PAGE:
Robyn Griggs Lawrence, editor in chief of Natural Home & Garden magazine, answers reader questions about her magazine, the wabi-sabi movement, and getting rid of elder box bugs in InterActivist today. She answers a question about user-friendly labels evaluating the environmental impacts of products and brings up the issue of cost for many small companies:

Q: Are you supportive of the concept of developing scientifically robust yet user-friendly expanded labels evaluating the environmental impacts of products? Ideally, this “label” would provide us with a “thin slice” of summary information on the product’s lifecycle to make it easy and quick to use. — Deborah Dunning, president, International Design Center for the Environment, Chapel Hill, N.C.

A: I think this would be fantastic! I love that we’re seeing more green certification — in everything from forest products to fish. Most of our readers say they do want to be better informed about life-cycle issues and manufacturing processes, but they don’t have the time or the resources to investigate every single one. I like to think that the transparency such a label would create could make a big difference in how a lot of products are made — and disposed of. (Campaigns like the recent “Green the iPod” from The Green Guide — calling for the iPod to be fitted for an easily replaced and recyclable, toxic-free battery — are great for making people aware of the full life-cycle consequences of ubiquitous products that they might not think about.) The challenge, as you know, is to make green labels and certification affordable for smaller companies. I’d love to know your thoughts on how to address that sticky issue.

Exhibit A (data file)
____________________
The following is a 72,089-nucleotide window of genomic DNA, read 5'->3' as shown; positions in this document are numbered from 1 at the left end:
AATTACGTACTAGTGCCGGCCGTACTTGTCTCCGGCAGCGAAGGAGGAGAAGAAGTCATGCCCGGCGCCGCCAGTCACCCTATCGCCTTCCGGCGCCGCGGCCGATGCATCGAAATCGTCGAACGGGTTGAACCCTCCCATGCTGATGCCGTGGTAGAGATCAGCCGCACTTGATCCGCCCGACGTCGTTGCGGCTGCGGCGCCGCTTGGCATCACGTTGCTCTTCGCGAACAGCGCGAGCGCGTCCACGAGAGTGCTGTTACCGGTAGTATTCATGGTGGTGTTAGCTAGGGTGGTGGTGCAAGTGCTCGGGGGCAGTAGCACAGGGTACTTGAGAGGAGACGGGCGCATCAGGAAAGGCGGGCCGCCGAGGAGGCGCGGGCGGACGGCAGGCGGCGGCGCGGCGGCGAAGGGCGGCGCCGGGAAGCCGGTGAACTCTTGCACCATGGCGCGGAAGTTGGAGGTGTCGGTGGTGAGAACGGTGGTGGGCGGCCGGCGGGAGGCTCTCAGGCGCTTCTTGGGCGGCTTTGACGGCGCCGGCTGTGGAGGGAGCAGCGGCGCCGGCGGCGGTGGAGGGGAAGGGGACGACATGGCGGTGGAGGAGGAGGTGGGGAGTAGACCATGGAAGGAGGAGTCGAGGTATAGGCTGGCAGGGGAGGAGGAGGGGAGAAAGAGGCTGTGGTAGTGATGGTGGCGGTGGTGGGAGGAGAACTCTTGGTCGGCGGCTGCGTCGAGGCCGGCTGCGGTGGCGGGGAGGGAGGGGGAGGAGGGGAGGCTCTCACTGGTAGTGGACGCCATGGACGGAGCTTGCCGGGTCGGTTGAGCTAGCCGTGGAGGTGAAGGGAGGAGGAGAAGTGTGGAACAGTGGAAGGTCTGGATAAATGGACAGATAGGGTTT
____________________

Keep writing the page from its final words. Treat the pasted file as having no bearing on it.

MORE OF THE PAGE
Luckily we have just such a place for readers to discuss green issues! Let us know what you think.

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